Pat Morris, a 44-year-old St. Paul banker and a father of two, signed up for the Kansas Army National Guard not long after 9/11. He was 26 years old, a college graduate with a good job and no debt.
“There was nothing in it for me,” Morris said last week. “I just felt a duty to my country to serve.”
His nine years in the National Guard included a deployment to Iraq in 2008 as a field artillery officer. Morris’ voice still catches when he discusses his battalion’s one death: An 18-year-old man, the youngest soldier in the unit.
Morris said he was disgusted when he read the story in the Atlantic on Sept. 3 quoting four anonymous sources speaking about President Donald Trump denigrating veterans and members of the military. They said Trump had referred to American war dead as “suckers” and “losers.”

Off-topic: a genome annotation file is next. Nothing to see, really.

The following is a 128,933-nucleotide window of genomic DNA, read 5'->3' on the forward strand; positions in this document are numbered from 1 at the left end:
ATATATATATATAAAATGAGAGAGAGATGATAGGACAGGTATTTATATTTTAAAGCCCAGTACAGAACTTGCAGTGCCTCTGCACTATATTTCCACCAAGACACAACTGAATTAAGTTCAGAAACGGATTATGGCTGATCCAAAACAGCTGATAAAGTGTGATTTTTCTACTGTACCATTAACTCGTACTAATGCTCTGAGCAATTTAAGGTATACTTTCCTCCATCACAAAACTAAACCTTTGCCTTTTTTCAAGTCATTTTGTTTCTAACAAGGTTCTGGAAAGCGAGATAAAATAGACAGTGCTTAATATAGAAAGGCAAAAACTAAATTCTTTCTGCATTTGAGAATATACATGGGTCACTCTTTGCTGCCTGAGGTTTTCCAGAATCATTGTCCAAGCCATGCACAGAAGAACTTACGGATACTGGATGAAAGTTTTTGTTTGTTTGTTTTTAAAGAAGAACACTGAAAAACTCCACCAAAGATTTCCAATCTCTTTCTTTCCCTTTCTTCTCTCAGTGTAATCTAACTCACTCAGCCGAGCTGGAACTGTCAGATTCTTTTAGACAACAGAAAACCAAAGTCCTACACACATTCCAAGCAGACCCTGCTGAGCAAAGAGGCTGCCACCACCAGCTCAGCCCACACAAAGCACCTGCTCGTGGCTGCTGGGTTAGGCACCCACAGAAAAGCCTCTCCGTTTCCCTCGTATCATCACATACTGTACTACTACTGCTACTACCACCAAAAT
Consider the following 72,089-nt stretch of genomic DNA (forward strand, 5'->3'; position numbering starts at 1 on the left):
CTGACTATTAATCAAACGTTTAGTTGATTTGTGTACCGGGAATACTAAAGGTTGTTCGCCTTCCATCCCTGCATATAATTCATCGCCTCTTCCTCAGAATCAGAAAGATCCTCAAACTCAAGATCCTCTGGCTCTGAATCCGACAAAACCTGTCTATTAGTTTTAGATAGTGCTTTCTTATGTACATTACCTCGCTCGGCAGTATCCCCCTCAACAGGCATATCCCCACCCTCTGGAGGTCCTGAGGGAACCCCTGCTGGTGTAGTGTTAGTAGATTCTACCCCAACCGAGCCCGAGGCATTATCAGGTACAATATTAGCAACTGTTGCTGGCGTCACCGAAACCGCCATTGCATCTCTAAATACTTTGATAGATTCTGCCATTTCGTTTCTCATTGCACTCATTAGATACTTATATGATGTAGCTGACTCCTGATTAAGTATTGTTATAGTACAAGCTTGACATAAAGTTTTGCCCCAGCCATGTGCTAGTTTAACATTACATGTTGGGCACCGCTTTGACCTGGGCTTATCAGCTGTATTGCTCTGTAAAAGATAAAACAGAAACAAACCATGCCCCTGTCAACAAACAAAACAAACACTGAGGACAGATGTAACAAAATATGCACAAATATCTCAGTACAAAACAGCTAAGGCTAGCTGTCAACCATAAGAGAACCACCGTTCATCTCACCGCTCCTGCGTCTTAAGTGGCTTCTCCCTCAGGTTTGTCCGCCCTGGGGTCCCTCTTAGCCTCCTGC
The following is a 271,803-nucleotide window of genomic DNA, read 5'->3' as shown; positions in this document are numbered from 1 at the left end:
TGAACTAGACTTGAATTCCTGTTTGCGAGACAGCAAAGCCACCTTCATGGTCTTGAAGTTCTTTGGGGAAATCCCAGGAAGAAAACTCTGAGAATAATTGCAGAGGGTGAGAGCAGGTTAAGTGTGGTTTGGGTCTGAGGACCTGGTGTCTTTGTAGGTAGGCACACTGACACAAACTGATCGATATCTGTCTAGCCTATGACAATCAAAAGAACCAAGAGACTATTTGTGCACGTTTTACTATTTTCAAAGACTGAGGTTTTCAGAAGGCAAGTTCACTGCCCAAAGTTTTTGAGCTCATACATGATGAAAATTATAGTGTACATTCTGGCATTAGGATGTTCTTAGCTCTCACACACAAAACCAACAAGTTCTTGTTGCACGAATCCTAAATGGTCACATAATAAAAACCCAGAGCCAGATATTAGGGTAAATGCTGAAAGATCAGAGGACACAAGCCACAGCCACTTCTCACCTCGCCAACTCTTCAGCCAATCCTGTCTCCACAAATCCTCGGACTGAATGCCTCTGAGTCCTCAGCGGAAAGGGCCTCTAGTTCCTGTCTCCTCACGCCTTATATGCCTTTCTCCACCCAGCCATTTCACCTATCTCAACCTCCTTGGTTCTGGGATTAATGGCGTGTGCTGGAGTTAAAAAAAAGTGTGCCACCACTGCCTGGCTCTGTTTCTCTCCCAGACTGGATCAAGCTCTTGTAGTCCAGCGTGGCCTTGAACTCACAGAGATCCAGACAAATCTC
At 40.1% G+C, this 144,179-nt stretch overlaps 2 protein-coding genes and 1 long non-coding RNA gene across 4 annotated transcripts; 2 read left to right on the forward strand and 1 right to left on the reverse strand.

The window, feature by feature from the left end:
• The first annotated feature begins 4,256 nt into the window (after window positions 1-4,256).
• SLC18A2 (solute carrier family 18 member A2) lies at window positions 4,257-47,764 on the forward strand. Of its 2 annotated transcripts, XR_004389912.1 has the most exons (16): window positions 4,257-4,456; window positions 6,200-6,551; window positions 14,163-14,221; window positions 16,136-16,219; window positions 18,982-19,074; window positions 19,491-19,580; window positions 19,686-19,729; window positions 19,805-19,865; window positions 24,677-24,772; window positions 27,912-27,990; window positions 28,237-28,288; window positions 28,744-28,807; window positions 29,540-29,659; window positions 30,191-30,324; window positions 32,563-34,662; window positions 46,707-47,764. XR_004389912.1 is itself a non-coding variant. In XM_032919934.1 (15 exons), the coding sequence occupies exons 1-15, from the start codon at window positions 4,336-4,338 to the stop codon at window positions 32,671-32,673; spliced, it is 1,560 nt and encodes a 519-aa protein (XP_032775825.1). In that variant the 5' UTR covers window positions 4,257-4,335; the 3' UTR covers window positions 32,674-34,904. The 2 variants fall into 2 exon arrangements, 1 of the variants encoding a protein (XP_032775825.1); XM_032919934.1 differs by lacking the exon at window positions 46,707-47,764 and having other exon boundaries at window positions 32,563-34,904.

What hit Morris hardest was hearing that Trump, while at Arlington National Cemetery, had wondered why war dead chose to serve in the first place: “What was in it for them?”
“He’s the commander in chief of this country, the highest point you can get,” Morris said. “Yet he can’t comprehend what has motivated someone to serve.”
The Atlantic article, many key aspects of which were quickly corroborated by the Associated Press, the Washington Post and Fox News, is opening up fresh divisions among Minnesota veterans. Trump’s military backers say they remain in support of the president and blame the mainstream media for advancing what they call damaging statements based on anonymous sources in a left-leaning magazine.
The reaction of nine-year Marine Corps veteran Tyler Kistner, a Republican running against Rep. Angie Craig for Minnesota’s Second Congressional District seat, was the complete opposite of Morris’.
Kistner did four overseas tours with the Marines. He spent five years with Special Operations — the Marine Raiders. The first thing he noticed with the Atlantic story was the anonymous sources.